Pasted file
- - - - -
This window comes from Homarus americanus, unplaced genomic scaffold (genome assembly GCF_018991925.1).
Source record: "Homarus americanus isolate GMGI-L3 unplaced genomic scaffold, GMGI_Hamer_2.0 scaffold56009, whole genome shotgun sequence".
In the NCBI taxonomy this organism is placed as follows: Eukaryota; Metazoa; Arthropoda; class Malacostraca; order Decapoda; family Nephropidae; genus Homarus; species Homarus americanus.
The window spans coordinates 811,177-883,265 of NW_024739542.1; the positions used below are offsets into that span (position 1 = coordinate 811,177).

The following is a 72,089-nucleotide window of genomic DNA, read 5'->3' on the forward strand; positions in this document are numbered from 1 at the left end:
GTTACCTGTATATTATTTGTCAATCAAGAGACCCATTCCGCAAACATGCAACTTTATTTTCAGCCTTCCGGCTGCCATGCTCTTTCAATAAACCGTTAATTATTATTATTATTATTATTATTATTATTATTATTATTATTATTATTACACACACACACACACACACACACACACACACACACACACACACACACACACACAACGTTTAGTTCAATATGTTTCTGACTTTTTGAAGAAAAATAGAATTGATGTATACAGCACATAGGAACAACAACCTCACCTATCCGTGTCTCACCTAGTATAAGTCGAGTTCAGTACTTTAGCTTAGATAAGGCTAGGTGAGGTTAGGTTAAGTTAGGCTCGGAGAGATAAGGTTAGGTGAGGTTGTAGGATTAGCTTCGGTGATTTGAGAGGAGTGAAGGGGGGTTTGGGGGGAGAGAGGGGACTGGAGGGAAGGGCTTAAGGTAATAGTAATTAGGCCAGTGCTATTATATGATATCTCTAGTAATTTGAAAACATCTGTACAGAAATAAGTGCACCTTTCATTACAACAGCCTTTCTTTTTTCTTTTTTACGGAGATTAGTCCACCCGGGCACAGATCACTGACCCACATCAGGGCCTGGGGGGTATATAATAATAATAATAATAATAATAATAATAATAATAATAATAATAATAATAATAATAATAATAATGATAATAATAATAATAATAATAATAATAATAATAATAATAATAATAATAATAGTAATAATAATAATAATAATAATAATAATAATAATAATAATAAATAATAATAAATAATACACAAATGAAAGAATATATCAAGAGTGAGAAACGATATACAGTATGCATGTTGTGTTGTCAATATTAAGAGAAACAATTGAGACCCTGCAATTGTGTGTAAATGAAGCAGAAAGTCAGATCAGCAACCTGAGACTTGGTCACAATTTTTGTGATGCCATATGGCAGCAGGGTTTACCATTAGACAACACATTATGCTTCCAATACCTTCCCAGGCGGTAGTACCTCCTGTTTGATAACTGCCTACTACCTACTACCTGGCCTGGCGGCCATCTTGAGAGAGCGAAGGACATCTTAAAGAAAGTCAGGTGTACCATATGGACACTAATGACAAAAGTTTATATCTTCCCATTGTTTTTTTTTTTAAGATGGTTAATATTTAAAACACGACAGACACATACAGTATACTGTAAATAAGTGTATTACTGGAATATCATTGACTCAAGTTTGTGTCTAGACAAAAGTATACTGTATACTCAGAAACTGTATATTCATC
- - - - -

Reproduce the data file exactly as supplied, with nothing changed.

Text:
This window comes from Homarus americanus, unplaced genomic scaffold (genome assembly GCF_018991925.1).
Source record: "Homarus americanus isolate GMGI-L3 unplaced genomic scaffold, GMGI_Hamer_2.0 scaffold56009, whole genome shotgun sequence".
In the NCBI taxonomy this organism is placed as follows: Eukaryota; Metazoa; Arthropoda; class Malacostraca; order Decapoda; family Nephropidae; genus Homarus; species Homarus americanus.
The window spans coordinates 811,177-883,265 of NW_024739542.1; the positions used below are offsets into that span (position 1 = coordinate 811,177).

The following is a 72,089-nucleotide window of genomic DNA, read 5'->3' on the forward strand; positions in this document are numbered from 1 at the left end:
GTTACCTGTATATTATTTGTCAATCAAGAGACCCATTCCGCAAACATGCAACTTTATTTTCAGCCTTCCGGCTGCCATGCTCTTTCAATAAACCGTTAATTATTATTATTATTATTATTATTATTATTATTATTATTATTATTATTACACACACACACACACACACACACACACACACACACACACACACACACACACACAACGTTTAGTTCAATATGTTTCTGACTTTTTGAAGAAAAATAGAATTGATGTATACAGCACATAGGAACAACAACCTCACCTATCCGTGTCTCACCTAGTATAAGTCGAGTTCAGTACTTTAGCTTAGATAAGGCTAGGTGAGGTTAGGTTAAGTTAGGCTCGGAGAGATAAGGTTAGGTGAGGTTGTAGGATTAGCTTCGGTGATTTGAGAGGAGTGAAGGGGGGTTTGGGGGGAGAGAGGGGACTGGAGGGAAGGGCTTAAGGTAATAGTAATTAGGCCAGTGCTATTATATGATATCTCTAGTAATTTGAAAACATCTGTACAGAAATAAGTGCACCTTTCATTACAACAGCCTTTCTTTTTTCTTTTTTACGGAGATTAGTCCACCCGGGCACAGATCACTGACCCACATCAGGGCCTGGGGGGTATATAATAATAATAATAATAATAATAATAATAATAATAATAATAATAATAATAATAATAATAATAATGATAATAATAATAATAATAATAATAATAATAATAATAATAATAATAATAATAGTAATAATAATAATAATAATAATAATAATAATAATAATAATAAATAATAATAAATAATACACAAATGAAAGAATATATCAAGAGTGAGAAACGATATACAGTATGCATGTTGTGTTGTCAATATTAAGAGAAACAATTGAGACCCTGCAATTGTGTGTAAATGAAGCAGAAAGTCAGATCAGCAACCTGAGACTTGGTCACAATTTTTGTGATGCCATATGGCAGCAGGGTTTACCATTAGACAACACATTATGCTTCCAATACCTTCCCAGGCGGTAGTACCTCCTGTTTGATAACTGCCTACTACCTACTACCTGGCCTGGCGGCCATCTTGAGAGAGCGAAGGACATCTTAAAGAAAGTCAGGTGTACCATATGGACACTAATGACAAAAGTTTATATCTTCCCATTGTTTTTTTTTTTAAGATGGTTAATATTTAAAACACGACAGACACATACAGTATACTGTAAATAAGTGTATTACTGGAATATCATTGACTCAAGTTTGTGTCTAGACAAAAGTATACTGTATACTCAGAAACTGTATATTCATC